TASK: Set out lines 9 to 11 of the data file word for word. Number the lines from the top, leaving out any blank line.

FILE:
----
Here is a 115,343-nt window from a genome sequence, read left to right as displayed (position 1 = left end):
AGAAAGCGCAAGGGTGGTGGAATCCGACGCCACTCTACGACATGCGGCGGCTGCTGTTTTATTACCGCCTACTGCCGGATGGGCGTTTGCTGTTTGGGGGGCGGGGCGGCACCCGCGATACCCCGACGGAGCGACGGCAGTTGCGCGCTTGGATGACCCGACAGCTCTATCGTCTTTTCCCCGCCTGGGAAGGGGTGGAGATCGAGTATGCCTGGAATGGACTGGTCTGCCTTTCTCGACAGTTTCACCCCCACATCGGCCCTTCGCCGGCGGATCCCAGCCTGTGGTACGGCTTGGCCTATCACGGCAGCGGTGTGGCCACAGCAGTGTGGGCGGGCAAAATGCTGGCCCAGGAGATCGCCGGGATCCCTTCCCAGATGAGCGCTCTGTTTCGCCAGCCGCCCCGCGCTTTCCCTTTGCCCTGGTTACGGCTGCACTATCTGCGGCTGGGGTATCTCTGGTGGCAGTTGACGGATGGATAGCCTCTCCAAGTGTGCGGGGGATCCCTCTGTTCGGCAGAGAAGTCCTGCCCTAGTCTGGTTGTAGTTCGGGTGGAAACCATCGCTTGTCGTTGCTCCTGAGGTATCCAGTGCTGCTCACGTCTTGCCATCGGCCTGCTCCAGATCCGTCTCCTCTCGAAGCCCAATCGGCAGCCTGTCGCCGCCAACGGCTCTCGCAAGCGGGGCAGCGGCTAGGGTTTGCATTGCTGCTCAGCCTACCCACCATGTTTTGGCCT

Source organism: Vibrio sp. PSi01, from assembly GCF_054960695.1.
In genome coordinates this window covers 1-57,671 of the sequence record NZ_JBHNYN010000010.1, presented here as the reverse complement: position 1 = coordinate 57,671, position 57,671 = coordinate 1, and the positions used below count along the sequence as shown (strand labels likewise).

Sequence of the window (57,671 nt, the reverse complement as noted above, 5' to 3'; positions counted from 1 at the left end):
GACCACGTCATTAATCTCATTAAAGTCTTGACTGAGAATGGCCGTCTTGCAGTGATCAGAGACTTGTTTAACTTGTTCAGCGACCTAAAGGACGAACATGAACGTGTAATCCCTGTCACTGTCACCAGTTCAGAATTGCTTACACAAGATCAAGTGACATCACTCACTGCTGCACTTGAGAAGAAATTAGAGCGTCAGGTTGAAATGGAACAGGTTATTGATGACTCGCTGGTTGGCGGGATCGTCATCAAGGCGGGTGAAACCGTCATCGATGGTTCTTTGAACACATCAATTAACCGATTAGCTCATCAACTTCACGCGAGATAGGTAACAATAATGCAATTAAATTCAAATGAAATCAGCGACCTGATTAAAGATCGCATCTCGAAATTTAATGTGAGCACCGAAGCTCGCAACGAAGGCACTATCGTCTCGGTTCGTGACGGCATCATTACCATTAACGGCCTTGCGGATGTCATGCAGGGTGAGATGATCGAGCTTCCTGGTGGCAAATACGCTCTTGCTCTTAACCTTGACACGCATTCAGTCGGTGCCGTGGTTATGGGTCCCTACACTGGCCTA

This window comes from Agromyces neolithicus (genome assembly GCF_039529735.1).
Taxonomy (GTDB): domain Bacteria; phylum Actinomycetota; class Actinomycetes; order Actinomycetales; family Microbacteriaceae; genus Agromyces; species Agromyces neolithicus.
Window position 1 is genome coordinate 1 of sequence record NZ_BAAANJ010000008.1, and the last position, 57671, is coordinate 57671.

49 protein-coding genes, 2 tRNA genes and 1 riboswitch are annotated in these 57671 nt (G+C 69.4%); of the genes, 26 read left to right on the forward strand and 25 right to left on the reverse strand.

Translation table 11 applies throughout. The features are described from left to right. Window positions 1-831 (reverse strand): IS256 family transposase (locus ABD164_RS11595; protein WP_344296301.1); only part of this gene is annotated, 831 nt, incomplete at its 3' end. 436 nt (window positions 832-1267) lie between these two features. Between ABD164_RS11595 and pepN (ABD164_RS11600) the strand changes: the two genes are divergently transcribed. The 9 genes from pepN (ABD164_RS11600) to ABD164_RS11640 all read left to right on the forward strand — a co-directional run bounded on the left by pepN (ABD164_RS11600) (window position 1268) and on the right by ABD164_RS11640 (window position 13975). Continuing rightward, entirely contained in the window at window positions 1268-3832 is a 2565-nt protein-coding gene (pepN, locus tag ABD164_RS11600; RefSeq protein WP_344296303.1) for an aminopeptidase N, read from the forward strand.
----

Window position 1 is genome coordinate 1 of sequence record NZ_BAAANJ010000008.1, and the last position, 57671, is coordinate 57671.

49 protein-coding genes, 2 tRNA genes and 1 riboswitch are annotated in these 57671 nt (G+C 69.4%); of the genes, 26 read left to right on the forward strand and 25 right to left on the reverse strand.

Translation table 11 applies throughout. The features are described from left to right. Window positions 1-831 (reverse strand): IS256 family transposase (locus ABD164_RS11595; protein WP_344296301.1); only part of this gene is annotated, 831 nt, incomplete at its 3' end. 436 nt (window positions 832-1267) lie between these two features. Between ABD164_RS11595 and pepN (ABD164_RS11600) the strand changes: the two genes are divergently transcribed. The 9 genes from pepN (ABD164_RS11600) to ABD164_RS11640 all read left to right on the forward strand — a co-directional run bounded on the left by pepN (ABD164_RS11600) (window position 1268) and on the right by ABD164_RS11640 (window position 13975). Continuing rightward, entirely contained in the window at window positions 1268-3832 is a 2565-nt protein-coding gene (pepN, locus tag ABD164_RS11600; RefSeq protein WP_344296303.1) for an aminopeptidase N, read from the forward strand.